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Playwright Tomson Highway (left) and actor Graham Greene share the joy of winning Dora Awards for Dry Lips Oughta Move To Kapuskasing. - From the Toronto Star Archives

Playwright Tomson Highway (left) and actor Graham Greene share the joy of winning Dora Awards for Dry Lips Oughta Move To Kapuskasing

Dry Lips Oughta Move to Kapuskasing

Author(s)

Tomson Highway

Venue

Royal Alexandra Theatre

Show Run

April, 12 1991 - May, 25 1991

Season

1990/91 Main Season

Genre

Drama

Producer/Director

Mirvish / Larry Lewis

Cast

Graham Green, Ben Cardinal, Gary Farmer, Billy Merasty, Doris Linklater, Kennetch Charlette, Tom Jackson, Dwayne Mantowabi, Carlos Del Junco, Dloria May Eshkibok, Jack Burning, Herbie Barnes

From Theatre Passe Muraille came the groundbreaking, Dora Award-winning Dry Lips Oughta Move to Kapuskasing by Cree writer and composer Tomson Highway. It played at the Royal Alex in 1991 to phenomenal acclaim and brought the life of Canada’s Indigenous people to the country’s most prestigious theatre.

We caught up with Tomson Highway in June of 2021 on the 30th anniversary of the Royal Alex staging.

Tomson Highway is one of Canada’s most celebrated writers. Best known for his two groundbreaking plays, The Rez Sisters (1986) and Dry Lips Oughta Move to Kapuskasing (1989), that looked at the lives of Indigenous people living on a reservation in northern Ontario, Highway has also written a bestselling novel, Kiss of the Fur Queen, and several books for children. He is also a classically trained concert pianist and has written musical works in various genres, including jazz and musical theatre. He also has the distinction of being the librettist of the first Cree language opera, The Journey or PimooteewinIn 2018, the Montreal Symphony Orchestra opened its 85th season with Chaakapesh: The Trickster’s Quest, a chamber opera with a libretto by Highway in Cree.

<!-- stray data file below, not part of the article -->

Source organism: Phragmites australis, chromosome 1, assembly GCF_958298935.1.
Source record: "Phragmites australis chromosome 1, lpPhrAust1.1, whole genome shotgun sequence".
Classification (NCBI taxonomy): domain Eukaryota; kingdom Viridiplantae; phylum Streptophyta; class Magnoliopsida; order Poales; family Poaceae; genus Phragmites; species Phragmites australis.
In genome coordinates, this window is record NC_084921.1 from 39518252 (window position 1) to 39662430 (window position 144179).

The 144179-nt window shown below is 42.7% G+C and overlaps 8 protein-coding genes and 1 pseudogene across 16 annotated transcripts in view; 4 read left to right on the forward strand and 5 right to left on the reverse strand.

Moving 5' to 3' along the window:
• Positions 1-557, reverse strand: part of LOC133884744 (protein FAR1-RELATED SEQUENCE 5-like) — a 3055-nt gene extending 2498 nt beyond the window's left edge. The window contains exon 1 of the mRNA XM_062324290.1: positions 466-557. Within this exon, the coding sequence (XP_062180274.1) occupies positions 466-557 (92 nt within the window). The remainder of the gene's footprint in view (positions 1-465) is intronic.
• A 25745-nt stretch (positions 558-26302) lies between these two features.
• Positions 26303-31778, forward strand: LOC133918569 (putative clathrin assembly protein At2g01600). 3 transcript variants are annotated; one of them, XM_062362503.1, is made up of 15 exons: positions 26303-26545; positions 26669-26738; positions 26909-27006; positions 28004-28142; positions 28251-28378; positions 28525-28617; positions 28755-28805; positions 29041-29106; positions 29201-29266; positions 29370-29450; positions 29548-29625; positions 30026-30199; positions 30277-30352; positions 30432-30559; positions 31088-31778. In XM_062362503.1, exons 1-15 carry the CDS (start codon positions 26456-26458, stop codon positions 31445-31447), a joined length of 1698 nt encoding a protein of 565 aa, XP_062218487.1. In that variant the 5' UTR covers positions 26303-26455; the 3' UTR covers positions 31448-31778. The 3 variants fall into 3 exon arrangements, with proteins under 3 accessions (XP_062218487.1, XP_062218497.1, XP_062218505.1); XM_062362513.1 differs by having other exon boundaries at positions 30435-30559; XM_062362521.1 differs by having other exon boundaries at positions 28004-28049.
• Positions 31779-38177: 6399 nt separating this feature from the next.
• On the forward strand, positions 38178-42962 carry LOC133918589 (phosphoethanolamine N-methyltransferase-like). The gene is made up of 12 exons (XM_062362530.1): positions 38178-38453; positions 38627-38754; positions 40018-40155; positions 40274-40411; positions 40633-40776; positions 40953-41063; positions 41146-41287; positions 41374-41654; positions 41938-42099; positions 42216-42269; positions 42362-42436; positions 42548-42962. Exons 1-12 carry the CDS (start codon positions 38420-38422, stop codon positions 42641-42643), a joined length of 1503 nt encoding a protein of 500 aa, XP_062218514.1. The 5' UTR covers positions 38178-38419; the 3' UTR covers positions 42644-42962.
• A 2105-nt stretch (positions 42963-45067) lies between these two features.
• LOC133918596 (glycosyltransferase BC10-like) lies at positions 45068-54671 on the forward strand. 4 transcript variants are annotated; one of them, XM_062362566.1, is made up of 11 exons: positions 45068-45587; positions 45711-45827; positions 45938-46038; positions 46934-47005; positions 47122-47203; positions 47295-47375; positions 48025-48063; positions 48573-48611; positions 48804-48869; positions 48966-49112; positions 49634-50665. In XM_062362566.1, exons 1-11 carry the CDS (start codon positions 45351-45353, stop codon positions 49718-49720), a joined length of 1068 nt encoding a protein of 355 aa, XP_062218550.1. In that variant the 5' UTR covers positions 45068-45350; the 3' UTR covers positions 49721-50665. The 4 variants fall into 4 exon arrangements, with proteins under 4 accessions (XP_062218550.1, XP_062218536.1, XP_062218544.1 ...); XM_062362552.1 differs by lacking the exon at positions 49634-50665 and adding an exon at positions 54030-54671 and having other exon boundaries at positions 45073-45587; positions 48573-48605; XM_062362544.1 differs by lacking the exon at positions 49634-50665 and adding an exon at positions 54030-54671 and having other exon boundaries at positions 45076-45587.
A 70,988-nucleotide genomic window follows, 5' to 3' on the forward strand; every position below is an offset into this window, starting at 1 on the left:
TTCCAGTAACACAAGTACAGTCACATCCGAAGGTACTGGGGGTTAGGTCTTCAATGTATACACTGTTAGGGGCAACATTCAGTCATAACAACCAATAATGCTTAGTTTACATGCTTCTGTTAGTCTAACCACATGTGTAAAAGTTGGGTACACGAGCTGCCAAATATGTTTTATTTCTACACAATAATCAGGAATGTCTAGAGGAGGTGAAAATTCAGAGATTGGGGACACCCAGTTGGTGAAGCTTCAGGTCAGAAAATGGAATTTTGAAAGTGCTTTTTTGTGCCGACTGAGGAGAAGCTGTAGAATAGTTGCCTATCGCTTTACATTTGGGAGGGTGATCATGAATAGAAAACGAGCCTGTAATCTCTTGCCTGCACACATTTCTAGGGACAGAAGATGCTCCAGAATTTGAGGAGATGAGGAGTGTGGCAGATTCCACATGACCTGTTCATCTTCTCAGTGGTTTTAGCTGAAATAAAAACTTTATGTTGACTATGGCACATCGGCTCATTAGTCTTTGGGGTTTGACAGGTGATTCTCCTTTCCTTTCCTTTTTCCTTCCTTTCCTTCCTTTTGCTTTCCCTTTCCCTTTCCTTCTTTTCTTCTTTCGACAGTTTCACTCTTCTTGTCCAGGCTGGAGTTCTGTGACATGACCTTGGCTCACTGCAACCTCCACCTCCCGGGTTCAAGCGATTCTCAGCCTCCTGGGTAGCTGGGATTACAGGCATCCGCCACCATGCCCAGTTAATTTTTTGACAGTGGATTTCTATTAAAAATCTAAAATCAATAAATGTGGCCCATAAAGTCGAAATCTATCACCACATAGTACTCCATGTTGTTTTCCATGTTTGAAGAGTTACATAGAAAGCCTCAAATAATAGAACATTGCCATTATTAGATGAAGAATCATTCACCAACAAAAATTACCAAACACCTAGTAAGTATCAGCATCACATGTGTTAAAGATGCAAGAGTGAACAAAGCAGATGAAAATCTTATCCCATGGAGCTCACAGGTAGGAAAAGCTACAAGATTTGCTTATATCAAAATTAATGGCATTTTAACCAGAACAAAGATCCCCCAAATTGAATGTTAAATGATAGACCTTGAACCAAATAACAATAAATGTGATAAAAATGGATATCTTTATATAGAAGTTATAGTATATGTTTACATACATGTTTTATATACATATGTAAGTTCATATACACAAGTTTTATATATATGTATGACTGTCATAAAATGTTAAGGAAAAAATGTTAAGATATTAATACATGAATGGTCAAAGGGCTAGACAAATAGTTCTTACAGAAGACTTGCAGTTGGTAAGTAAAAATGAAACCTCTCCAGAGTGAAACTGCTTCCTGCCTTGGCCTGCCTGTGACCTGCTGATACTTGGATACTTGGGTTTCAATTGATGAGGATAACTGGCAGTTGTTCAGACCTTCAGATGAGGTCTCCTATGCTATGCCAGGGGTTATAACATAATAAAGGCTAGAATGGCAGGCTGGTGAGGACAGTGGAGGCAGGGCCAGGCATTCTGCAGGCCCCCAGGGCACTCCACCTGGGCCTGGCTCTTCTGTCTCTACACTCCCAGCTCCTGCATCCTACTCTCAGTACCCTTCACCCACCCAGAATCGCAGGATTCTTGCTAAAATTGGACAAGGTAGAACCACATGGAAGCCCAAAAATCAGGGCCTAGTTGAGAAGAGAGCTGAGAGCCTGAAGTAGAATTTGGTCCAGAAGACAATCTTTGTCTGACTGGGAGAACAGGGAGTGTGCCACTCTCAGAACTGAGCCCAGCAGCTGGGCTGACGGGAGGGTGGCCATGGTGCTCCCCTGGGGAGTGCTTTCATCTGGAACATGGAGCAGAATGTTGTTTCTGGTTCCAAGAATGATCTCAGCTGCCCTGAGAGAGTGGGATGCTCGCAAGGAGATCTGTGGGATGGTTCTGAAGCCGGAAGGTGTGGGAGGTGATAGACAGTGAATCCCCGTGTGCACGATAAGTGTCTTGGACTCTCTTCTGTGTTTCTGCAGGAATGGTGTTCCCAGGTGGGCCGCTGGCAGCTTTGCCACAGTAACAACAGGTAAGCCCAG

Born in Brochet, Manitoba, to Pelagie Highway, a bead-worker and quilt-maker, and Joe Highway, a caribou hunter and champion dogsled racer, he speaks Cree, English and French.

Highway’s work uses Cree, Greek and Christian mythology, his own form of magical realism, and documented facts of Indigenous life in present day Canada to weave stories that are both painfully sad and joyful. He says: "There's a certain ‘un-reality’ of life on the reserve. It's twice as funny. You start laughing a lot. But it's also very tragic at the same time. Tragic things happen on reserves. And sometimes, they happen cheek-by-jowl with the funny stuff”.

In 1991, Dry Lips Oughta Move to Kapuskasing made its debut on the stage of Canada’s oldest and most prestigious stage, the Royal Alexandra Theatre. It was the first play by an Indigenous author to be staged there. The play and its production were loudly and passionately lauded. It became and remains one of the seminal moments of Canadian theatre. 

continue to article and video - a conversation with Tomson Highway